Studies on Geminiviridae on bean in Brazil
Bean golden mosaic begomovirus (BGMV - EPPO A1 quarantine pest) was first described in Brazil. Initially the disease caused minor losses but during the 1970s, it became a major constraint for bean production throughout Brazil, Central America, Caribbean basin and Florida (US). Recent studies on molecular properties and mechanical transmission have concluded that BGMV from Brazil (BGMV-BZ) was distinct from BGMV from Dominican Republic, Guatemala and Puerto Rico. Molecular studies were carried out in Brazil on the variability of BGMV isolates. Samples of plants (beans (Phaseolus vulgaris), lima beans (P. lunatus) and a weed Leonurus sibiricus) showing symptoms were collected from the main bean-producing areas in Brazil and their genotypic variability was assessed by using molecular techniques (PCR, comparison of DNA sequences). Results showed that all isolates from P. vulgaris (collected from Goiás, Mato Grosso do Sul, Minas Gerais, Paraná, Pernambuco*, Rio Grande do Sul, São Paulo) were similar to BGMV-BZ. The authors noted that this lack of variability among the viral fragments studied could indicate that BGMV present in these main bean-producing areas can be considered as a single population.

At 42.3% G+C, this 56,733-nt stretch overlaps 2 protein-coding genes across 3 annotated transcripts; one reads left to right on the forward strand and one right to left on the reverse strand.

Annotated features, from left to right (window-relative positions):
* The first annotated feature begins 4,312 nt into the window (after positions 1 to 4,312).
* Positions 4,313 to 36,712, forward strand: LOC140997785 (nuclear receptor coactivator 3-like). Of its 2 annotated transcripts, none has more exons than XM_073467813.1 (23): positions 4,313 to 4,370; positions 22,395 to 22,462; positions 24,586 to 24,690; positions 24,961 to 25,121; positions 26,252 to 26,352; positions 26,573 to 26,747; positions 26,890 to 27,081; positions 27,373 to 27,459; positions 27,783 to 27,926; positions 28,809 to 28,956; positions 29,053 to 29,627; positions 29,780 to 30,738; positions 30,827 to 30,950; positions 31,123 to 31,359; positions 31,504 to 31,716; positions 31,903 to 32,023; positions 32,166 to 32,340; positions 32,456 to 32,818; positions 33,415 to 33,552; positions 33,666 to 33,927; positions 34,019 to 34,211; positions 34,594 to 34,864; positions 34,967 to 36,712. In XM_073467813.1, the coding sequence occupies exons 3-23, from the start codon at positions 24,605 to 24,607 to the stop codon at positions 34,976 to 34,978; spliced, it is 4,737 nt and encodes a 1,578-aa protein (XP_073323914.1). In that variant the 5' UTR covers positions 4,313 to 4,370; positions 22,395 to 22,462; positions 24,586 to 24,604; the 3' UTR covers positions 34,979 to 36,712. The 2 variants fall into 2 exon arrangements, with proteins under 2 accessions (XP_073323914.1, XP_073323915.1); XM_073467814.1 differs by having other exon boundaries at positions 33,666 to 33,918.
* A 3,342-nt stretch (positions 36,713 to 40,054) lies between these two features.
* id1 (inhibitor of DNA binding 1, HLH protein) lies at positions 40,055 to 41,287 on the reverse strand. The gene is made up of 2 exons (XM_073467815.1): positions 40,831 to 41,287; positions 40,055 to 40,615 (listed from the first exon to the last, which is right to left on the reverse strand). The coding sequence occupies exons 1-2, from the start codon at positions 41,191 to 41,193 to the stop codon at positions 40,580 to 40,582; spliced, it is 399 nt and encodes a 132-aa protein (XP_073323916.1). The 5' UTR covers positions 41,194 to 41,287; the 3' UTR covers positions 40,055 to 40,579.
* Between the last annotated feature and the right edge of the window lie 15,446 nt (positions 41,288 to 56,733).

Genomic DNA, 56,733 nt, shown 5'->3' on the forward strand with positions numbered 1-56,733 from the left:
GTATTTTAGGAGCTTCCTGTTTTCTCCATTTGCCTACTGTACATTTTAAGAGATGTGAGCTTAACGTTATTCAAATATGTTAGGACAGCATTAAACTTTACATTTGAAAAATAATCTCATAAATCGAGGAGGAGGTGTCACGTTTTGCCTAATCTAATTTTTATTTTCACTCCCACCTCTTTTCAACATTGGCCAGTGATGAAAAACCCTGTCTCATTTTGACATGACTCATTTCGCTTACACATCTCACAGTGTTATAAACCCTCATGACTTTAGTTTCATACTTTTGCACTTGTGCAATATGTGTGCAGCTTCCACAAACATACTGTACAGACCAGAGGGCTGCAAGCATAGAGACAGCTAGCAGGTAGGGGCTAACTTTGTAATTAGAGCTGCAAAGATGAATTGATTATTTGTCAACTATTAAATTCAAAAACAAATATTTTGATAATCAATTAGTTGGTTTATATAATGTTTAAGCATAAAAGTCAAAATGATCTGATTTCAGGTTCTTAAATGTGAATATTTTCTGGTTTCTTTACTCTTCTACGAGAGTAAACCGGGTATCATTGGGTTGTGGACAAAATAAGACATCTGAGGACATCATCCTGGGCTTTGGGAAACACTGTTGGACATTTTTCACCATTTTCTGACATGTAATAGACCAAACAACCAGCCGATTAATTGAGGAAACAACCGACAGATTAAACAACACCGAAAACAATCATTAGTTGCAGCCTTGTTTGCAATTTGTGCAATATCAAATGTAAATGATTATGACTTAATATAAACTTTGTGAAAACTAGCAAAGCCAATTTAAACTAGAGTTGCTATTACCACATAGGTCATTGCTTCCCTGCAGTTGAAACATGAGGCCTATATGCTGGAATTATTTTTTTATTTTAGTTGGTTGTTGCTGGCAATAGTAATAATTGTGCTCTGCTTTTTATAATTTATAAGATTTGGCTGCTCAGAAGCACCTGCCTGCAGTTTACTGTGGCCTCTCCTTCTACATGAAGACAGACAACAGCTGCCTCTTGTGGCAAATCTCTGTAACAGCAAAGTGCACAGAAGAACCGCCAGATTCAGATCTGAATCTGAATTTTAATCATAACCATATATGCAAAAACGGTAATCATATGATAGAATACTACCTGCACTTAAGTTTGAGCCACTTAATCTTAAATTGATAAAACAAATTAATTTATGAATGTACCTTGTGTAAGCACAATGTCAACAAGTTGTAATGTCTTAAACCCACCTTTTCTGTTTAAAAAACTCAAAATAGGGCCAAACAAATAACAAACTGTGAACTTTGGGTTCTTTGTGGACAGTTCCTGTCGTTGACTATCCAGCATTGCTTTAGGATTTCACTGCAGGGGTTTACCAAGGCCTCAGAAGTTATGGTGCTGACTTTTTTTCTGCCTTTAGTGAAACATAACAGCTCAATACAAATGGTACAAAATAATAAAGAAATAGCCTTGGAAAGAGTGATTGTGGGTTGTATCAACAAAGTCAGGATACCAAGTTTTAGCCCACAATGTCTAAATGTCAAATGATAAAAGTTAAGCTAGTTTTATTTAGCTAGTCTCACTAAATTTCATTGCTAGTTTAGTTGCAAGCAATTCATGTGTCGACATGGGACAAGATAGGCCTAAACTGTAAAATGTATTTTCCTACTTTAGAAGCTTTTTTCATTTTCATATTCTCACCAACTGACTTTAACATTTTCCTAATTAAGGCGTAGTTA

This may have implications for breeding resistant bean cultivars. The sample from P. lunatus presented a distinct viral sequence, and it was considered that this represented a new geminivirus named lima bean golden mosaic virus. A mixed infection with abutilon mosaic begomovirus was also found in a single bean sample from São Paulo. Finally, the virus isolated from the weed Leonurus sibiricus was considered as a distinct virus named leonurus mosaic virus.
*New detailed record
Faria, J.C.; Maxwell, D.P. (1999) Variability in geminivirus isolates associated with Phaseolus spp. in Brazil.
Phytopathology, 89(3), 262-268.